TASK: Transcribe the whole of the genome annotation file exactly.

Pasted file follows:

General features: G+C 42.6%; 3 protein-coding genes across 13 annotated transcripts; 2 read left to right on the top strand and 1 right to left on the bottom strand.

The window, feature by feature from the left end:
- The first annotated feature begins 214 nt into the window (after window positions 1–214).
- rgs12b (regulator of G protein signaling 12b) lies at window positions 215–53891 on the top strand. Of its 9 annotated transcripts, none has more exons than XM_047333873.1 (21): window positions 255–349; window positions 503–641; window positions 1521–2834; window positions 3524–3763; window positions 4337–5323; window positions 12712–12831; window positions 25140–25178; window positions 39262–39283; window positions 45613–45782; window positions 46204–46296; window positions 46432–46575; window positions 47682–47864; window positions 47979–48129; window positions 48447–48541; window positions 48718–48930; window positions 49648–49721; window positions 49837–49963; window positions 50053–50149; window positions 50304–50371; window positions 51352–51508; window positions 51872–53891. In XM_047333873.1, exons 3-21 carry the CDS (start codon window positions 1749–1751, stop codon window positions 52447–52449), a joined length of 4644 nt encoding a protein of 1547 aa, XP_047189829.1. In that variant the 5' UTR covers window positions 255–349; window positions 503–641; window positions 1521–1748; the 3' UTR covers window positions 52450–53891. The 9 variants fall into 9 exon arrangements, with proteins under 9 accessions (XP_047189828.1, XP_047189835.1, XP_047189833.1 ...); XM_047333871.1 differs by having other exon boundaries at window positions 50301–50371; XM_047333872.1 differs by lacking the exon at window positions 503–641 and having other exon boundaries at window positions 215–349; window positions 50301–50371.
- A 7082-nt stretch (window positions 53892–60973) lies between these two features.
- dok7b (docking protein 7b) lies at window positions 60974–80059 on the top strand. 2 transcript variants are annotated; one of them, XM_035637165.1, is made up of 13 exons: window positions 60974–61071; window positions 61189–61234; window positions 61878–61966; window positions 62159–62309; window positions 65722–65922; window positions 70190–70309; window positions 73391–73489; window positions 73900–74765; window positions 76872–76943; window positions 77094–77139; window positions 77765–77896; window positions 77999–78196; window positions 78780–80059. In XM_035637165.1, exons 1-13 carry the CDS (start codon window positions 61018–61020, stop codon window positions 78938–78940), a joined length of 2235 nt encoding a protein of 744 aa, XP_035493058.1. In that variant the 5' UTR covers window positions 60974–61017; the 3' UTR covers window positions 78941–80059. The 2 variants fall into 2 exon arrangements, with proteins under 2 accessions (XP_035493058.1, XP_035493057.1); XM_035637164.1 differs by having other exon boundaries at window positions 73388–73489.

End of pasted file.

General features: G+C 42.6%; 3 protein-coding genes across 13 annotated transcripts; 2 read left to right on the top strand and 1 right to left on the bottom strand.

The window, feature by feature from the left end:
- The first annotated feature begins 214 nt into the window (after window positions 1–214).
- rgs12b (regulator of G protein signaling 12b) lies at window positions 215–53891 on the top strand. Of its 9 annotated transcripts, none has more exons than XM_047333873.1 (21): window positions 255–349; window positions 503–641; window positions 1521–2834; window positions 3524–3763; window positions 4337–5323; window positions 12712–12831; window positions 25140–25178; window positions 39262–39283; window positions 45613–45782; window positions 46204–46296; window positions 46432–46575; window positions 47682–47864; window positions 47979–48129; window positions 48447–48541; window positions 48718–48930; window positions 49648–49721; window positions 49837–49963; window positions 50053–50149; window positions 50304–50371; window positions 51352–51508; window positions 51872–53891. In XM_047333873.1, exons 3-21 carry the CDS (start codon window positions 1749–1751, stop codon window positions 52447–52449), a joined length of 4644 nt encoding a protein of 1547 aa, XP_047189829.1. In that variant the 5' UTR covers window positions 255–349; window positions 503–641; window positions 1521–1748; the 3' UTR covers window positions 52450–53891. The 9 variants fall into 9 exon arrangements, with proteins under 9 accessions (XP_047189828.1, XP_047189835.1, XP_047189833.1 ...); XM_047333871.1 differs by having other exon boundaries at window positions 50301–50371; XM_047333872.1 differs by lacking the exon at window positions 503–641 and having other exon boundaries at window positions 215–349; window positions 50301–50371.
- A 7082-nt stretch (window positions 53892–60973) lies between these two features.
- dok7b (docking protein 7b) lies at window positions 60974–80059 on the top strand. 2 transcript variants are annotated; one of them, XM_035637165.1, is made up of 13 exons: window positions 60974–61071; window positions 61189–61234; window positions 61878–61966; window positions 62159–62309; window positions 65722–65922; window positions 70190–70309; window positions 73391–73489; window positions 73900–74765; window positions 76872–76943; window positions 77094–77139; window positions 77765–77896; window positions 77999–78196; window positions 78780–80059. In XM_035637165.1, exons 1-13 carry the CDS (start codon window positions 61018–61020, stop codon window positions 78938–78940), a joined length of 2235 nt encoding a protein of 744 aa, XP_035493058.1. In that variant the 5' UTR covers window positions 60974–61017; the 3' UTR covers window positions 78941–80059. The 2 variants fall into 2 exon arrangements, with proteins under 2 accessions (XP_035493058.1, XP_035493057.1); XM_035637164.1 differs by having other exon boundaries at window positions 73388–73489.